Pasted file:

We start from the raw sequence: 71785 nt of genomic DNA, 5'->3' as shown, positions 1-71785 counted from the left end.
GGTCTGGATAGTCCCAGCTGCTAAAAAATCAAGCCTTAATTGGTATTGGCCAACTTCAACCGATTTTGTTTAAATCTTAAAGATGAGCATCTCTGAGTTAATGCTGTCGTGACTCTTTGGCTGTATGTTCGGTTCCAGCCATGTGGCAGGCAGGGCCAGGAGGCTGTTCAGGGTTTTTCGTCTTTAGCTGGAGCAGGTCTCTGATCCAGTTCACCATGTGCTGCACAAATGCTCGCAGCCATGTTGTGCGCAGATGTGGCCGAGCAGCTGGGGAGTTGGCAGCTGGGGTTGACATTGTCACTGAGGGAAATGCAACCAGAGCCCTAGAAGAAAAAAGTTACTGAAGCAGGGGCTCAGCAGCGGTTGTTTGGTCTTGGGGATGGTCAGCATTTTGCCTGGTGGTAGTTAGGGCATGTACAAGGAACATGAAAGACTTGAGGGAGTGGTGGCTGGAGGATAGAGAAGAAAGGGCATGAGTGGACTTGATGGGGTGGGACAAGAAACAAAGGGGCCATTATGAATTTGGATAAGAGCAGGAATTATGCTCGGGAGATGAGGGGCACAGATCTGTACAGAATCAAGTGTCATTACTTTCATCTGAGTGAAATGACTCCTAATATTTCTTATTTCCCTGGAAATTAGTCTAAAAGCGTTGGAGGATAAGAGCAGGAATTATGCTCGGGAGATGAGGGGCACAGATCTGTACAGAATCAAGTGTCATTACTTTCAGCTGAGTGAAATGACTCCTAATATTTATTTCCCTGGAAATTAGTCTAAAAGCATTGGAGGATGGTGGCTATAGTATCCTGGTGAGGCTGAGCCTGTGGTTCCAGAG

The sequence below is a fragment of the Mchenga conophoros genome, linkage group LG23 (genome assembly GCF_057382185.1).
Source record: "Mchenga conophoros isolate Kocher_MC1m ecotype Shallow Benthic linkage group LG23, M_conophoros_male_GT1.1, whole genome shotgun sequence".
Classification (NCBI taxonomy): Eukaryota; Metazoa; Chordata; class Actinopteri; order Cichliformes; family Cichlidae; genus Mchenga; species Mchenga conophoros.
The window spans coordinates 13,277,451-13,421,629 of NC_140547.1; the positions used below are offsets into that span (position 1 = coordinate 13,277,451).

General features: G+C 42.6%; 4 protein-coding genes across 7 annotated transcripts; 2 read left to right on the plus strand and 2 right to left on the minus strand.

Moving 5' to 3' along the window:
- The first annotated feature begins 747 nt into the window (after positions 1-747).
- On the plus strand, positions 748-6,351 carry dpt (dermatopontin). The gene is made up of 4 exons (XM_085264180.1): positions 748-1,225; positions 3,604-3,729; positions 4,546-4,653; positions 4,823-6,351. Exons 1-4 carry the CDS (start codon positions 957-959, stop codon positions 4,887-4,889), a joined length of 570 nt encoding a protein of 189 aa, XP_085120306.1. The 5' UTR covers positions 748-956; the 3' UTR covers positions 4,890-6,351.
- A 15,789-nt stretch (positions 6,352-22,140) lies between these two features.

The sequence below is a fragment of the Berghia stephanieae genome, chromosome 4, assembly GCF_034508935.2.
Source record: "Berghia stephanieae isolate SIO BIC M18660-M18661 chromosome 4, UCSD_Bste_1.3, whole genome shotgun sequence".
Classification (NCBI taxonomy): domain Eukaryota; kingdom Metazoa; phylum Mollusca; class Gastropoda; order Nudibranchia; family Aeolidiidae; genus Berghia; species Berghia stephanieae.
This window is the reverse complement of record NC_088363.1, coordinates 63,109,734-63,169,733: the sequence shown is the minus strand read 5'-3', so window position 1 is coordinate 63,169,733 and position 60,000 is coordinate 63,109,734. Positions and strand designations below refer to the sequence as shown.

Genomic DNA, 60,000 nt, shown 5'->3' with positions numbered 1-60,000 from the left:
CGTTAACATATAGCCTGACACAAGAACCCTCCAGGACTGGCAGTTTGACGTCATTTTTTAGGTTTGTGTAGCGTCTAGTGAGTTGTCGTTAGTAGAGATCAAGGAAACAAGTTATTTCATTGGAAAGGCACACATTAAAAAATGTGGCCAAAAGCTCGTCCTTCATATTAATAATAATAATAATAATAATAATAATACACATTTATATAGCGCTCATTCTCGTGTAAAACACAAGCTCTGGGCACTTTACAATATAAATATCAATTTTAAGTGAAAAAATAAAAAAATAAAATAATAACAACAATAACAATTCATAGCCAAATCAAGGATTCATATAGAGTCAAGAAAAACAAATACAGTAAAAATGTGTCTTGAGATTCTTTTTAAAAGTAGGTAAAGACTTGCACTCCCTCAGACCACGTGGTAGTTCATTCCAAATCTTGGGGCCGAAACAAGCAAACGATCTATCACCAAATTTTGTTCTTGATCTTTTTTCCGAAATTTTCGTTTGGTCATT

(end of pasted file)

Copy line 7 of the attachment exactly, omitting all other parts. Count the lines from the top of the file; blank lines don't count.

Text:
General features: G+C 42.6%; 4 protein-coding genes across 7 annotated transcripts; 2 read left to right on the plus strand and 2 right to left on the minus strand.